In Bots We Trust: Better Enterprise Security Through AI

Security has always been important to the enterprise, unfortunately, it’s also been mired in the confusion of keeping up with trends and balancing consumer preferences. Now these issues are finally becoming prioritized as the General Data Protection Regulation (GDPR) has taken effect.

Compliance has never been more urgent, but security is not a problem that companies can simply throw more money and resources at. The enterprise needs to entirely transform its thinking about security.

Some changes in approach are finally beginning to take effect but not nearly as quickly and thoroughly as needed. Here are three ways every enterprise needs to be thinking about security in the twenty-first century.

Design for Human Error
The truth is, most security breaches are still caused by humans. Human error accounts for the majority of attacks in every report, with some surveys putting the number as high as 90%.

While better employee training will always be needed, this is really a security-architecture problem. We will never be able to fully patch the vulnerabilities that are the human workforce, but we can tighten permissions of access to data and automate processes to help decrease the risk of error. 

Automated agents can play a key role in this effort. They have set controls and are, of course, much more difficult for potential bad actors to navigate around by taking social engineering off the table. They can cross-check for permissions and access, both externally with customers and, just as importantly, internally within the organization. 

The enterprise has prioritized speed at the expense of security, but the trade-off needn’t be as drastic as it currently is. Especially as AI continues to improve, automated checks can safeguard access to data, and AI agents can handle most interactions and tasks in ways that actually increase time to resolution. 

Maintenance and Auditing 
It is shocking how little attention is given to regularly auditing security today. More organizations are realizing the need to invest in security and dedicating resources, but the enterprise still glorifies getting a system in place over regular maintenance and diligence. 

Every enterprise needs to have a dedicated security team. You don’t entrust your office manager to also serve as a security guard, so why would you saddle your IT team with the additional role of security? IT professionals shouldn’t be responsible for checkbox security; it needs to be prioritized and constant.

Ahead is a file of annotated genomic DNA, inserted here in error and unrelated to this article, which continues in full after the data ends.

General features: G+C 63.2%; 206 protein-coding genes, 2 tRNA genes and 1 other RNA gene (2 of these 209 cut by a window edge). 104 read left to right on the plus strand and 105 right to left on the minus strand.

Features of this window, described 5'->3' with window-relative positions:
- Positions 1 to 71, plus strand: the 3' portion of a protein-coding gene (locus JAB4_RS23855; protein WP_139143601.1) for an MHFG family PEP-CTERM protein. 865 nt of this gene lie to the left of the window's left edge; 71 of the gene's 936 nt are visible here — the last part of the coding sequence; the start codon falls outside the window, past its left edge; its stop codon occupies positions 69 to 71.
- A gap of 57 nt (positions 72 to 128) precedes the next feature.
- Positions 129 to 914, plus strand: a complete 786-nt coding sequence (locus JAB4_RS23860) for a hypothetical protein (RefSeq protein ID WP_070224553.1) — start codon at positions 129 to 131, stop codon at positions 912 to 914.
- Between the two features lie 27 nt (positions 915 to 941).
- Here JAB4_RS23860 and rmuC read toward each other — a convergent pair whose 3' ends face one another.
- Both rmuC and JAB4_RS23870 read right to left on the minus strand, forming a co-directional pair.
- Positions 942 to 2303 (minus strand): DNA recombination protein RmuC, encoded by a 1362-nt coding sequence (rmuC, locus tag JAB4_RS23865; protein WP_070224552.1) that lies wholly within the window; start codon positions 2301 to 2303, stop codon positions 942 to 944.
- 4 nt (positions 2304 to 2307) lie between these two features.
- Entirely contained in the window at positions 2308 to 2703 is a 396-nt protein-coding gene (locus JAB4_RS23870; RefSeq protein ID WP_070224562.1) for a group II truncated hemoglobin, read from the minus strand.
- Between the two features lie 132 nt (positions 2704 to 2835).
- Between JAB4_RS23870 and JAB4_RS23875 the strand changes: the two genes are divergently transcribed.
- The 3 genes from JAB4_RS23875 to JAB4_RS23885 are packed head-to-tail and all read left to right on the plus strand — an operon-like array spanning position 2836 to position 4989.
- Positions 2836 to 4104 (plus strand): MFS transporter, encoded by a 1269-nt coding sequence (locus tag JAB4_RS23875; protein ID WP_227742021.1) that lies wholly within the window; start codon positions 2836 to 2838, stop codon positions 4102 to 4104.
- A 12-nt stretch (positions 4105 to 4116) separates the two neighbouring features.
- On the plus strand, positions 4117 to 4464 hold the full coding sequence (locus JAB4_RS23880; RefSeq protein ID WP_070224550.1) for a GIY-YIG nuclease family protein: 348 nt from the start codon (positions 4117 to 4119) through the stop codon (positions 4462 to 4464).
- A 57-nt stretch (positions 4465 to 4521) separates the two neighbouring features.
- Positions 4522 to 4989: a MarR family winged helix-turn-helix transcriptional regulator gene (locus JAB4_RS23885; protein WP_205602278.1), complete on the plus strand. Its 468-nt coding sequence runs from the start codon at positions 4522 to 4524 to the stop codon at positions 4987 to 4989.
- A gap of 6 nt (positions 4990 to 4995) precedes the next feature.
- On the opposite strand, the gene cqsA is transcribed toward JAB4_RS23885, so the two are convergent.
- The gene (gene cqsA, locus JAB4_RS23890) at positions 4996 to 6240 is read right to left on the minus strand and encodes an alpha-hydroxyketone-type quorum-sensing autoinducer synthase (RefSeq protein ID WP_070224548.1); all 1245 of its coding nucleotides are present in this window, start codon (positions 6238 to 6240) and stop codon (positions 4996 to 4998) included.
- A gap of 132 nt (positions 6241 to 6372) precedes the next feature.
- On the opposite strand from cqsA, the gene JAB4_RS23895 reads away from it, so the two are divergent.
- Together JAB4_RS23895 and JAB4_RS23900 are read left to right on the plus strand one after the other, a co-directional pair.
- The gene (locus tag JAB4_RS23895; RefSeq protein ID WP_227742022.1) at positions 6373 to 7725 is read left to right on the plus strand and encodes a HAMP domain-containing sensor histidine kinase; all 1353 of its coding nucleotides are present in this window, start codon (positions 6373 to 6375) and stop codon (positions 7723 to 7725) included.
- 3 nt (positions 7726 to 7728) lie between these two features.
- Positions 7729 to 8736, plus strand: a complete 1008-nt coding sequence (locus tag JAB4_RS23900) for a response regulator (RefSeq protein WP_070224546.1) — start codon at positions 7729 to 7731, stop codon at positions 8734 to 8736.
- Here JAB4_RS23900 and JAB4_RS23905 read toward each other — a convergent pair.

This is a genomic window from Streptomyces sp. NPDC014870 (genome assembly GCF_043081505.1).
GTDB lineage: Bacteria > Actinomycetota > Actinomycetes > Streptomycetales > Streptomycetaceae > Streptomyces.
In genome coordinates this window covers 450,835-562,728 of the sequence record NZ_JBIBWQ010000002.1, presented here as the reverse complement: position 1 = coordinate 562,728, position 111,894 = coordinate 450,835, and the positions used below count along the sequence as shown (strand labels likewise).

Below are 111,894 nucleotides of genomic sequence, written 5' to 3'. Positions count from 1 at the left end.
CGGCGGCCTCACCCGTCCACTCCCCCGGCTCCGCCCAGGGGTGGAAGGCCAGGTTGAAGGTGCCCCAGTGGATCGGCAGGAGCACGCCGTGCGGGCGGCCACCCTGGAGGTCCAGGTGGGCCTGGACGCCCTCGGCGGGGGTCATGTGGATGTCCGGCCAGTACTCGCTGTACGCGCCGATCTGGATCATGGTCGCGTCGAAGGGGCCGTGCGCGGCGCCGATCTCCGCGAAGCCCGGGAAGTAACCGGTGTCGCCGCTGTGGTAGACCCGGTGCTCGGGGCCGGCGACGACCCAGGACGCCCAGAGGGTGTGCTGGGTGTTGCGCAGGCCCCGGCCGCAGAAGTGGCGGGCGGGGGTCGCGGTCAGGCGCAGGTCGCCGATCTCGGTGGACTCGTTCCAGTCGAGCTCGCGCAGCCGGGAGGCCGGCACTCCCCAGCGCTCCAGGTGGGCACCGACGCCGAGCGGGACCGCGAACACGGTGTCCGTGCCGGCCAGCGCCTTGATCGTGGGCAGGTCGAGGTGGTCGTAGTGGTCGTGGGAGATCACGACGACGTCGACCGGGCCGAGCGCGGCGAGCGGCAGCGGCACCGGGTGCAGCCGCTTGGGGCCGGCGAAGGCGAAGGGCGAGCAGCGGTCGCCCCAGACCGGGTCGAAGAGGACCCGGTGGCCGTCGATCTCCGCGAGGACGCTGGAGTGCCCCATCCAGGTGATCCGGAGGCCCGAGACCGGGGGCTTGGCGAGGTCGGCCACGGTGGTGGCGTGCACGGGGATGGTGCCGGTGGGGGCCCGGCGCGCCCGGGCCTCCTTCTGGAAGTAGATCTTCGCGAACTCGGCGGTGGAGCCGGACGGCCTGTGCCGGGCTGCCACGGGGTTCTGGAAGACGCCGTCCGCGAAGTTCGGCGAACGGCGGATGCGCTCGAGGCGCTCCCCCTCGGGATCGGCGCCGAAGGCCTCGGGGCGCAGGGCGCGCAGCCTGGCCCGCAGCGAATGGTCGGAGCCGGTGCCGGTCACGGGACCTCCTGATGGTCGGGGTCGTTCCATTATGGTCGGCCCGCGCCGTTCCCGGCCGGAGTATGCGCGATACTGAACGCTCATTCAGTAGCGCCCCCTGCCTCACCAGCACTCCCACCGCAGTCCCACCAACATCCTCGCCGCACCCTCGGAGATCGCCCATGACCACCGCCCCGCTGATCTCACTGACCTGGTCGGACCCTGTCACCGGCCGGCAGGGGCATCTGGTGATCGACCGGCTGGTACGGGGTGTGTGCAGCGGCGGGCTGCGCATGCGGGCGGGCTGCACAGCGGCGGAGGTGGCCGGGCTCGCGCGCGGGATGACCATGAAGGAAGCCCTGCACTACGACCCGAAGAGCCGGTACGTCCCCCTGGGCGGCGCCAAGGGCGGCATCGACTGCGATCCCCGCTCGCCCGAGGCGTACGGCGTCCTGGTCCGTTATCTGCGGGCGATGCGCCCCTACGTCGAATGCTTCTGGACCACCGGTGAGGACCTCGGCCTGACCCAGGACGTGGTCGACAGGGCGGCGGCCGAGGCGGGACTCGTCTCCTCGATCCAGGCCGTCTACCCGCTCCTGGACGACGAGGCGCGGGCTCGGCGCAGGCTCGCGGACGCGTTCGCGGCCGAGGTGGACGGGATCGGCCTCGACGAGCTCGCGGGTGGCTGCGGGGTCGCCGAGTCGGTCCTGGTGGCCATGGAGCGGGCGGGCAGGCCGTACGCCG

Fortunately, proactive security control maintenance can be largely automated to provide an additional, consistent check of systems. Automating compliance will become a necessary function in the future of enterprise business. The enterprise has never relied so heavily on vendor and partner integrations to support their tech stack, and this increases risk. Vendor vetting needs to be continuous, not just compliance performed at the initial integration. 

Security is Customer Engagement
Perhaps the biggest shift in perspective that can help the enterprise rethink their relationship to security is understanding that it is quickly becoming a key point in customer engagement. Security is no longer simply something that comes to customers’ minds when there is a breach. Today it is a selling point that your customers are not taking for granted. 

The new GDPR protocols are an excellent example of this shifting customer awareness. Bound in empowering users with the power to control the information they share is a greater responsibility on companies to secure access to it, demonstrate diligence, and clearly communicate standards to customers. 

Again, automation can play a valuable role in establishing this security interaction with the public. Not only do AI agents provide tight controls over access to information, but they can also clearly verify consent of individuals and maintain that information based on the user’s interactions with the agent. 

Adherence to the transparency of the data being obtained, the purpose and function of the agent, and even the right to erasure are aspects of new privacy and security measures that automation will ensure in the coming years. 

In the end, the future of the enterprise is a future tightly tied to security. Companies need to begin thinking much more broadly and holistically about their security today, because it is no longer simply an issue of protecting information, but also about engagement and interaction with your customers. 

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